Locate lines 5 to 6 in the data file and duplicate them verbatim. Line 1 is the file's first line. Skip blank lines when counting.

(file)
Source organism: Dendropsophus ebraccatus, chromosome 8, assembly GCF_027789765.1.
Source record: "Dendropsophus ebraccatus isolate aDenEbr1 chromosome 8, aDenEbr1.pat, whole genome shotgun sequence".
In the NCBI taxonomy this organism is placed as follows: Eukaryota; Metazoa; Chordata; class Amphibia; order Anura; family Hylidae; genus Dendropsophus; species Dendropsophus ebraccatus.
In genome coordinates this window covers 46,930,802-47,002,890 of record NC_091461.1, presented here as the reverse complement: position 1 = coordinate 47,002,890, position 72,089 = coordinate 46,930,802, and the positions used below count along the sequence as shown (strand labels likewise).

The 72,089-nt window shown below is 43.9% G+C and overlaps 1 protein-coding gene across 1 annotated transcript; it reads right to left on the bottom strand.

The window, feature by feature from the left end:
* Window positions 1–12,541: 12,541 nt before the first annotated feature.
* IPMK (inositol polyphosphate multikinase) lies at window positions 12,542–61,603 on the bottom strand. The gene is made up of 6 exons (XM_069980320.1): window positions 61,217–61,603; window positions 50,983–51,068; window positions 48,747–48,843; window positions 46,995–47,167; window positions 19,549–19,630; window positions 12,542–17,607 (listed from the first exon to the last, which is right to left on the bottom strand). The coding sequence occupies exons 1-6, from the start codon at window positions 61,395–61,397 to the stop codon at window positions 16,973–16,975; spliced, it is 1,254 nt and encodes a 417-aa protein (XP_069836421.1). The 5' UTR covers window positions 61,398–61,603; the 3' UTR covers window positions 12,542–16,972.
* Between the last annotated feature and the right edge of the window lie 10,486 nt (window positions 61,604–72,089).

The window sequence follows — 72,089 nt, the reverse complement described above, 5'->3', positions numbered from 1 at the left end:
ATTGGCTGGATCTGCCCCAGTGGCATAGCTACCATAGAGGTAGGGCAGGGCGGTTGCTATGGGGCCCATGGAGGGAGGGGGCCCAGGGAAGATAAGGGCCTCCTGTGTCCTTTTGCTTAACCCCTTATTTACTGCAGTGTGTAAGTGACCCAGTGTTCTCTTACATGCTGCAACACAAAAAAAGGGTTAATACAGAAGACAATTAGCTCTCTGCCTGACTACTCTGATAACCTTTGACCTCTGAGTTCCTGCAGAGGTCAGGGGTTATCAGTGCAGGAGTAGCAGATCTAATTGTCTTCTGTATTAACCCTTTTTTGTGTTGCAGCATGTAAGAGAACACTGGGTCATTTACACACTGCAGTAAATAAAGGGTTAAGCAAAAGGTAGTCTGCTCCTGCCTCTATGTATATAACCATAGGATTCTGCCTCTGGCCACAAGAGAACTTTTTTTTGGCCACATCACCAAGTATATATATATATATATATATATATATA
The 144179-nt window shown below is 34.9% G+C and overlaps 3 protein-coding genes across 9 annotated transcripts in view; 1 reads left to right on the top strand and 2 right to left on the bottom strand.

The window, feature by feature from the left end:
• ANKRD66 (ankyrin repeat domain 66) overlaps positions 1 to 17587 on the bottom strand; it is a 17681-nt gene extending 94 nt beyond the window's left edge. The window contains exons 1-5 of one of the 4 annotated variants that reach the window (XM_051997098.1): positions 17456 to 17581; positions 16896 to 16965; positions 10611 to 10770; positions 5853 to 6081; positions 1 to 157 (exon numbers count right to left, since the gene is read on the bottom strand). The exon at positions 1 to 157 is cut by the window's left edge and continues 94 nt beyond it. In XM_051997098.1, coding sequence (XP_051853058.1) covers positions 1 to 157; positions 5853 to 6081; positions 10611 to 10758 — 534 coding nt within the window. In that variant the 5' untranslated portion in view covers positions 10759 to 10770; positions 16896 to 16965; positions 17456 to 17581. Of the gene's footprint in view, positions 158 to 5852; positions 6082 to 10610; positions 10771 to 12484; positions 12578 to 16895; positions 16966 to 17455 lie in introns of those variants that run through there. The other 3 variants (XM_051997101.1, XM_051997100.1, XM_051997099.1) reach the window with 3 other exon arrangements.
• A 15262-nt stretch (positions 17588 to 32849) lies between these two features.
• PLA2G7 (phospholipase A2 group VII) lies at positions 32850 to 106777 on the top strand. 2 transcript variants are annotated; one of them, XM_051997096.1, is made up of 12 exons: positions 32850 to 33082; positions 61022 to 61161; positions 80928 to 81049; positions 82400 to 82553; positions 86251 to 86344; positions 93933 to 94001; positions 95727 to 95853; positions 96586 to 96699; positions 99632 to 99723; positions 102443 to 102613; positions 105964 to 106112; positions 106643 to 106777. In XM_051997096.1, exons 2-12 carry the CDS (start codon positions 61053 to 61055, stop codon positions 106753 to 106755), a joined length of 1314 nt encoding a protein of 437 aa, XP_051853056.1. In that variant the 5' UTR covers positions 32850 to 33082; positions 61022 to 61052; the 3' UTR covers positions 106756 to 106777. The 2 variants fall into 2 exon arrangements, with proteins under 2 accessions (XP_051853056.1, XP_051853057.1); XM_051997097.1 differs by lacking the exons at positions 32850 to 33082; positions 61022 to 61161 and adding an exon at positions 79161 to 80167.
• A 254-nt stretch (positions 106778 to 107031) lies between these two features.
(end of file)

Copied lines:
The 72,089-nt window shown below is 43.9% G+C and overlaps 1 protein-coding gene across 1 annotated transcript; it reads right to left on the bottom strand.

The window, feature by feature from the left end: